The Winter Solstice is upon us as I write – I am always happy when it arrives, because although there is still frosty weather ahead, it only takes a couple of weeks before the days become noticeably longer, and everything starts to think about new life.
The current bouts of prolonged rainfall have provided an opportunity we haven’t been accustomed to recently, to identify boggy or poorly drained patches in the garden. There are several ways to attack this problem: you can dig some drainage channels to take the water away to where you want it, and bury some agricultural drainage pipe in the channel. I have had only limited success doing this – when most of the garden is basalt soil on a slope, water runs from higher ground for up to a week after the rain stops. Digging trenches across the slope and filling with gravel can help, or you can give up and build up planted areas or develop a bog garden in that spot, and plant species such as some of the Iris, that are happy with wet feet.
As described in the June issue, feed emerging bulbs as they appear, with complete fertiliser or bulb food, and give Spring flowering annuals a boost as well. Remember to check the ‘recipe’ on the label of fertilizers. The three main ingredients are Nitrogen (N), Phosphorus (P) and Potassium (K). Fertilisers that have a greater percentage of Nitrogen are good for producing foliage, while a slightly higher percentage of Potassium will promote more flowering and fruiting. When you have a plant producing lots of foliage and no fruit or flowers, it is often because it needs more Potassium and less Nitrogen. The fertilisers labelled ‘complete’ usually include trace elements as well. On the whole, the specialist rose foods are very good for most flowering plants and vegetables, especially when combined with good compost, and some mulch. Just be a bit careful using any poultry manure based product around acid loving plants such as Rhododendrons, Camellias and Daphne – you can apply such fertilisers but don’t dig them in, because these plants like their soil to have a lower Ph i.e. a higher acid content, than roses. We will include an article on compost and fertilisers in a future Bulletin.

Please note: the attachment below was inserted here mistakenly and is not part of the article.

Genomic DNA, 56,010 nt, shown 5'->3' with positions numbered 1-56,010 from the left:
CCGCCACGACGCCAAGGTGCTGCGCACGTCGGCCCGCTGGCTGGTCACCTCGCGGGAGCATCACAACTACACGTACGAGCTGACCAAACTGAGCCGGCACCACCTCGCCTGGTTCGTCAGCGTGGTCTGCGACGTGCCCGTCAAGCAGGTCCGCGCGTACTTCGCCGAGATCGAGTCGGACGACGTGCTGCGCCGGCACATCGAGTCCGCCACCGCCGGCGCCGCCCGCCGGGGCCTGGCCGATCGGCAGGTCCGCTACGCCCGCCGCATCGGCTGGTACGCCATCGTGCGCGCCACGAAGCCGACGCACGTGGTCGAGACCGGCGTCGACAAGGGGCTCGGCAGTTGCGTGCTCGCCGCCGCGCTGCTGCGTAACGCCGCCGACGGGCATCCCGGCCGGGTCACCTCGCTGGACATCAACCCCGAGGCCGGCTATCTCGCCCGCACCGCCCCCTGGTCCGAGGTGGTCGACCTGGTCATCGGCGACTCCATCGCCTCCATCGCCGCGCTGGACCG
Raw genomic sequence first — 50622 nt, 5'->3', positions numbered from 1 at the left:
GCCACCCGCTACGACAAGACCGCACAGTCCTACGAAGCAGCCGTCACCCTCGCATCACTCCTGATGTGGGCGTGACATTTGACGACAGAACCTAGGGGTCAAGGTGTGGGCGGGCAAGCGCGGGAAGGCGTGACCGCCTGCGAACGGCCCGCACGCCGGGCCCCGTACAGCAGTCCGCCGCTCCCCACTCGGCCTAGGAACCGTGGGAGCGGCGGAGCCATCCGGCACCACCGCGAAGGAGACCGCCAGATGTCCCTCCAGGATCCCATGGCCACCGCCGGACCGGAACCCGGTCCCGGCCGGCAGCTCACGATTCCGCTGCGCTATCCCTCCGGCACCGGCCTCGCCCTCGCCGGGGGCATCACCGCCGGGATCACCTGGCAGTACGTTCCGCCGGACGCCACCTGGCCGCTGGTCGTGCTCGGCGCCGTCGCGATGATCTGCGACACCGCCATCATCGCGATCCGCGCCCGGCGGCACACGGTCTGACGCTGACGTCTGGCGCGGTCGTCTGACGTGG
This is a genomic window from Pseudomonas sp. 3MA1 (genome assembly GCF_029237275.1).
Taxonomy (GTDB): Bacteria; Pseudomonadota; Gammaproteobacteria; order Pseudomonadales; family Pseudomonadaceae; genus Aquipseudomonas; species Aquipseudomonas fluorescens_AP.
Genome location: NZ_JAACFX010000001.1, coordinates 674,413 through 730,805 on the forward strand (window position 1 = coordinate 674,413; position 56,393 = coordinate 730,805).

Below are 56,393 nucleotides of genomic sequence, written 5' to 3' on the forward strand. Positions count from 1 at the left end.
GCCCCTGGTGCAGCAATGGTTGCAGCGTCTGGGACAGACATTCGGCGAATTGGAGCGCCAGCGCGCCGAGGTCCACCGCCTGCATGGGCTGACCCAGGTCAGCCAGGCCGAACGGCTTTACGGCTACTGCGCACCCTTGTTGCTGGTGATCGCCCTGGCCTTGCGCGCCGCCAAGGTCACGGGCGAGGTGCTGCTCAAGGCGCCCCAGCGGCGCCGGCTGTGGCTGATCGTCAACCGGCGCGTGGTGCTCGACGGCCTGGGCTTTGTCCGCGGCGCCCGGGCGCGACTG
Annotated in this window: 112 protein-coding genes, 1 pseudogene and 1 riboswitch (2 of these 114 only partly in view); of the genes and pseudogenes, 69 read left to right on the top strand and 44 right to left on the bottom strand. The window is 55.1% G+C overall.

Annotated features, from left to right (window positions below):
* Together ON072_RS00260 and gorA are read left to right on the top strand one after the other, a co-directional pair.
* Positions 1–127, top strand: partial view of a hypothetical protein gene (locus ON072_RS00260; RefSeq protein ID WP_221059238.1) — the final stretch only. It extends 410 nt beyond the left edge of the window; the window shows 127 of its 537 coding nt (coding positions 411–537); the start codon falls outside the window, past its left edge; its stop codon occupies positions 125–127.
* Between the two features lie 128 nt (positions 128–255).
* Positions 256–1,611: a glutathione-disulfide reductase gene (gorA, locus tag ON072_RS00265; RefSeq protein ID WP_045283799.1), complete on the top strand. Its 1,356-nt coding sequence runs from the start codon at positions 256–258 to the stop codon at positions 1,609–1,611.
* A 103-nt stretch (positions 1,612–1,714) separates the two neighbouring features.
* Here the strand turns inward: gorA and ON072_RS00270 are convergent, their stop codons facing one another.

If you are getting ready for the Camellia Spectacular, you might like to disbud some of your camellias to encourage larger flowers. The floral art gurus and Camellia specialists carefully remove the masses of buds that some species produce leaving the one bud that is nicely framed by two healthy leaves. It might be worth leaving buds that are in various stages of development, so that you prolong the flowering period – that’s the theory anyway – give it a try.
If you are planting newly acquired barerooted trees or shrubs, or moving a tree or shrub, first dig the hole at least half as big again as the root ball, scarifying the walls of the hole if the ground is hard or impacted, and adding some good old compost to the backfill. Stingy little planting holes in hard or sour ground are a guarantee of the plant failing to thrive. Leave Camellias until they have finished flowering before moving them, although you can plant out a newly purchased plant, or any plant in a container, straight away.
You can prune deciduous trees now if needed, but don’t prune Spring flowering species such as Lilac or May now, or you will cut off flowering wood – do it after flowering, to stimulate new growth through the Summer to carry next year’s flowers. Fallow areas in the vegetable garden could be weeded and enhanced with some blood and bone, and dug over, where tomatoes and cucurbits are to be planted later. Seedlings of lettuce, brassicas, spinach and silverbeet may be planted in small batches, a few weeks apart for continuous cropping.
Happy gardening. Margaret Stuart
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Berrima Public School Market
The March Friendship Garden was a great success at Berrima Public School Kitchen Garden. To continue to support the school in its efforts to raise funds, there is a School Market on every SECOND Sunday of the month from 9:00am till 2:00pm.
May 2013 Bulletin
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